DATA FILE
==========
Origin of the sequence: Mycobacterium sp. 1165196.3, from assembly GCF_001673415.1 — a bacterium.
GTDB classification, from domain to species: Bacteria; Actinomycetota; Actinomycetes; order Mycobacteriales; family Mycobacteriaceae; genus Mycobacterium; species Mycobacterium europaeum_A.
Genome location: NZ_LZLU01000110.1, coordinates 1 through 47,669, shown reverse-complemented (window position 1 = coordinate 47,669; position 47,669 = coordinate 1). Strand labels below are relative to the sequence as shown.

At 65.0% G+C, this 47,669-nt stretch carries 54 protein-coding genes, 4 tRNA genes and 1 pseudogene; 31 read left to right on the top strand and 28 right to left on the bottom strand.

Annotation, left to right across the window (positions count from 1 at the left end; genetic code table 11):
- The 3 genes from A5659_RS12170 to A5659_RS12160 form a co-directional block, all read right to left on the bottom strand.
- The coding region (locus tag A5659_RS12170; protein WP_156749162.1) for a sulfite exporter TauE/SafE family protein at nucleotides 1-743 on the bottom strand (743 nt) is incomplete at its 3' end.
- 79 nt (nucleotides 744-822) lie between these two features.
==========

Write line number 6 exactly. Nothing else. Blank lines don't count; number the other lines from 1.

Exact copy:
- The 3 genes from A5659_RS12170 to A5659_RS12160 form a co-directional block, all read right to left on the bottom strand.